http://www.anandtech.com/show/6511/gigabyte-f2a85xup4-review-are-powirstages-needed-with-trinity
Quote:
As the board comes out of the Ultra Durable 5 Series, which was introduced mid-year, it is focusing on premium IR3550 PowIRstage. Unlike ordinary MOSFET International Rectifier IC designs in which the high-side and low-side MOSFETs and the necessary Driver IC are integrated into a single component. This will substantially increase the efficiency of the solution significantly. Additionally the IR3550 PowIRstage up to 60A are designed. While the maximum current per component for the standard user rather plays a minor role, mainly offers increased efficiency advantages for the user. This should ensure a low temperature of VRMS and lower power consumption. These facts will be clarified in further testing. Besides the high quality ICs Gigabyte has designed the whole board to iron-core coils, and all-solid capacitors.

For the power supply of the components Gigabyte uses 6 phases for the CPU and 2 phases for the APU Northbridge (6 +2 phase). Another phase are both the memory and the chipset. The power supply of the CPU is thereby realized a IR3567A controller. This digital vCore controller from International Rectifier, the 6 +2 phases. Interesting for overclockers also the additional clock generator is installed on the board to Gigabyte. This will provide benefits when overclocking over the reference clock as the clock generator in A85X chipset very quickly "run out of steam". This should also be clarified in more detail
- http://www.pctreiber.net/2013/gigabyte-ga-f2a85x-up4-test.html/2

edit: As for your Gigabyte boards having problems, Gigabyte did a recall of X79 boards (http://www.techpowerup.com/157543/Gigabyte-Recalling-X79-UD3-UD5-G1.Assassin-2-Motherboards.html , http://www.vortez.net/articles_pages/gigabyte_x79_up4_review,1.html , http://www.techpowerup.com/157601/Gigabyte-Gives-Lifetime-Warranty-to-X79-Board-Corrective-BIOS-Users-Isolates-Problem.html) and people on this forum say that it still has issues. Go Asus/Asrock for X79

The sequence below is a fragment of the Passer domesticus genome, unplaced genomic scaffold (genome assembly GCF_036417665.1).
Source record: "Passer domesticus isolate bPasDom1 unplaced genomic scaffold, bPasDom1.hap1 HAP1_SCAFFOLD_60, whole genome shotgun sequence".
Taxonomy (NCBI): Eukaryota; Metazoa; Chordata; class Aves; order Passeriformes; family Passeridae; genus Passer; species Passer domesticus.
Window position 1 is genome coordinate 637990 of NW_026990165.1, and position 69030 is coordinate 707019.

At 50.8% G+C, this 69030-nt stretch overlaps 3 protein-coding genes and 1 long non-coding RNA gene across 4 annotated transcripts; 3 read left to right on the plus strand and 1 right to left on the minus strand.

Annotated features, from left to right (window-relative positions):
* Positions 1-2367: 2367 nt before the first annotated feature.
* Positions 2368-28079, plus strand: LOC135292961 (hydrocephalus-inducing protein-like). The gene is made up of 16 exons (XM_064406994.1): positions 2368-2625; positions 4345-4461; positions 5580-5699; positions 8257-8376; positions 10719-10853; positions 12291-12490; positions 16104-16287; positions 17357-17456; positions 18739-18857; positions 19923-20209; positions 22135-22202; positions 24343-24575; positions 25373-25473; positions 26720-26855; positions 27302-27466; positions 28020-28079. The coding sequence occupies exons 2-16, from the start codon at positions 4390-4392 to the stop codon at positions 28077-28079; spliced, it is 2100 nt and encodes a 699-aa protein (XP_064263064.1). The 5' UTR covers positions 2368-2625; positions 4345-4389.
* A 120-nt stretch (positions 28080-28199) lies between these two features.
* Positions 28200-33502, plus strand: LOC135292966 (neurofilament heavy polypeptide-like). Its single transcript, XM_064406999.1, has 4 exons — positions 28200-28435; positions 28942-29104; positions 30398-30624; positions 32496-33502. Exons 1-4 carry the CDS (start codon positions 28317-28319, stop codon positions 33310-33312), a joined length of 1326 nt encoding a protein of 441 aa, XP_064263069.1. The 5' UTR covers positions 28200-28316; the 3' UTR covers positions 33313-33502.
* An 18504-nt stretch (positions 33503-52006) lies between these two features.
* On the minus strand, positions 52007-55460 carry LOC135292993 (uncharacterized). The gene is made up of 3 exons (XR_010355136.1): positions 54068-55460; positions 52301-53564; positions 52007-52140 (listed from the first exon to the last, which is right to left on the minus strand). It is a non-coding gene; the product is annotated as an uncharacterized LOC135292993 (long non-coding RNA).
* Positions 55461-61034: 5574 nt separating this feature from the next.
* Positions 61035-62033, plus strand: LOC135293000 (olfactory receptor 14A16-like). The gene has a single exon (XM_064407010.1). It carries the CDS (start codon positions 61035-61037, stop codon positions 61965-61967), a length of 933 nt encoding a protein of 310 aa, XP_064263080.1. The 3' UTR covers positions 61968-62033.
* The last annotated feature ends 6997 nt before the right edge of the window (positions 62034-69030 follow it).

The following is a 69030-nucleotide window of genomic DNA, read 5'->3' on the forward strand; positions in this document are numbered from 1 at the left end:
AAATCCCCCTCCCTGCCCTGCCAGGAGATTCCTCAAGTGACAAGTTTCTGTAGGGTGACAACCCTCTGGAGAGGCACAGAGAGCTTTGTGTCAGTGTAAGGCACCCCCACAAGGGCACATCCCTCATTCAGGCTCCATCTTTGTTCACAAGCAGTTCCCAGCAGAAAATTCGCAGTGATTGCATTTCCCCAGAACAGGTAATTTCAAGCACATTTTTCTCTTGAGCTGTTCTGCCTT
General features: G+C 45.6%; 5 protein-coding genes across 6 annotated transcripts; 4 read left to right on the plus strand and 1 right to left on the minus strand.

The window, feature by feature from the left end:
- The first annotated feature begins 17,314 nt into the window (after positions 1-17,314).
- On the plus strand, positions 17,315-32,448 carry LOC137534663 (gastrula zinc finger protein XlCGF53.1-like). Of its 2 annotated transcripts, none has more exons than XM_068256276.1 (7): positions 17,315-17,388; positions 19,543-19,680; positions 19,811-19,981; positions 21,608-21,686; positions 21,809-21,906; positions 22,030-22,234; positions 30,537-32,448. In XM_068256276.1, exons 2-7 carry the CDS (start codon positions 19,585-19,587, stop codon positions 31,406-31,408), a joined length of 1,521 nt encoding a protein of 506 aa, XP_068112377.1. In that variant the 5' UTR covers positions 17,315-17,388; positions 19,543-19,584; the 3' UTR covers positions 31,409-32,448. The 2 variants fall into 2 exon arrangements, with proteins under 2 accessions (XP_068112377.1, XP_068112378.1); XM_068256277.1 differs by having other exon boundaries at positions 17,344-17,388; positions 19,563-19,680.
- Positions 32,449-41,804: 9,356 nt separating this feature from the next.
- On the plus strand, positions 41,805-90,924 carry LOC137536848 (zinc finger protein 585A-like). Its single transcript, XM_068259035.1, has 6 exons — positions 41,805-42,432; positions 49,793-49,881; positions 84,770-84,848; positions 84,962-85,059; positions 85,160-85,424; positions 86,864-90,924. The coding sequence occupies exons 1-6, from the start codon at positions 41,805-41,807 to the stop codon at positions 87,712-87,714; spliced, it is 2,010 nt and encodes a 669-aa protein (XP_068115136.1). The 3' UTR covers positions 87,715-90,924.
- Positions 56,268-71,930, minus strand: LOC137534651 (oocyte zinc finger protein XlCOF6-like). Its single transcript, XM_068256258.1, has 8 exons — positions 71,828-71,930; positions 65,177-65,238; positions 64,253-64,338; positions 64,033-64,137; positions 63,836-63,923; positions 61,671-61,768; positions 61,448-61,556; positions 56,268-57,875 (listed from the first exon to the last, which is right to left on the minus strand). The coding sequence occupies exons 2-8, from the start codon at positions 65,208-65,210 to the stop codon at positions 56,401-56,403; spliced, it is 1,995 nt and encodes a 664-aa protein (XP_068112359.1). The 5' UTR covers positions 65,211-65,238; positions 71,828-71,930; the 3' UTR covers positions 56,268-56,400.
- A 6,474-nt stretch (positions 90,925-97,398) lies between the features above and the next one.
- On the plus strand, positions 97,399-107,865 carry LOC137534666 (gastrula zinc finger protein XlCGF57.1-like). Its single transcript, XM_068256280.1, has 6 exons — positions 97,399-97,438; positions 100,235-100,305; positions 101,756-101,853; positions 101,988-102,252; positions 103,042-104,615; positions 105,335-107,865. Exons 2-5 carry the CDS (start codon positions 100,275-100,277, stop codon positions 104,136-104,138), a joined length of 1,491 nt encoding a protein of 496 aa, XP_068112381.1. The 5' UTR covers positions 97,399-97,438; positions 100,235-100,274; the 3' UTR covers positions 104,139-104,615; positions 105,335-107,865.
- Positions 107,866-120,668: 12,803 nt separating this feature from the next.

Edited by AlphaC - 3/25/13 at 6:15pm
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post #5 of 5

International Rectifier makes quality chips.
currently building a IR class D amp. very impressed with it.
very clean and runs cool. wish more mfg would use IR chips.
tangent done.
AK 1045
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CPUMotherboardGraphicsGraphics
AMD Phenom II X6 1045T 95W TDP GABYTE GA-MA790X-UD4P AM3/AM2+ AMD 790X+SB750 1... MSI Radeon 5850 PowerColor Radeon 5850 
RAMHard DriveHard DriveCooling
Crucial Ballistix Tracer (D9GMH) PC2-6400 800MH... OCZ Agility 3 120GB RAID-0 Samsung Spinpoint F3 HD103SJ 200GB Scythe Mugen 2 with dual Scythe SFF21F Fans (Pu... 
MonitorPowerCaseMouse
ASUS VW266H Black 25.5" 2ms(GTG) 1920x1200 Corsair 750TX 750W  CM HAF932 Logitech G5 
AudioAudio
ASUS XONAR DG with Heaphone amp > Sennheiser HD... 2x100 watt Class D amp 2x100 watt > Miller & Kr... 
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AK 1045
(14 items)
 
  
CPUMotherboardGraphicsGraphics
AMD Phenom II X6 1045T 95W TDP GABYTE GA-MA790X-UD4P AM3/AM2+ AMD 790X+SB750 1... MSI Radeon 5850 PowerColor Radeon 5850 
RAMHard DriveHard DriveCooling
Crucial Ballistix Tracer (D9GMH) PC2-6400 800MH... OCZ Agility 3 120GB RAID-0 Samsung Spinpoint F3 HD103SJ 200GB Scythe Mugen 2 with dual Scythe SFF21F Fans (Pu... 
MonitorPowerCaseMouse
ASUS VW266H Black 25.5" 2ms(GTG) 1920x1200 Corsair 750TX 750W  CM HAF932 Logitech G5 
AudioAudio
ASUS XONAR DG with Heaphone amp > Sennheiser HD... 2x100 watt Class D amp 2x100 watt > Miller & Kr...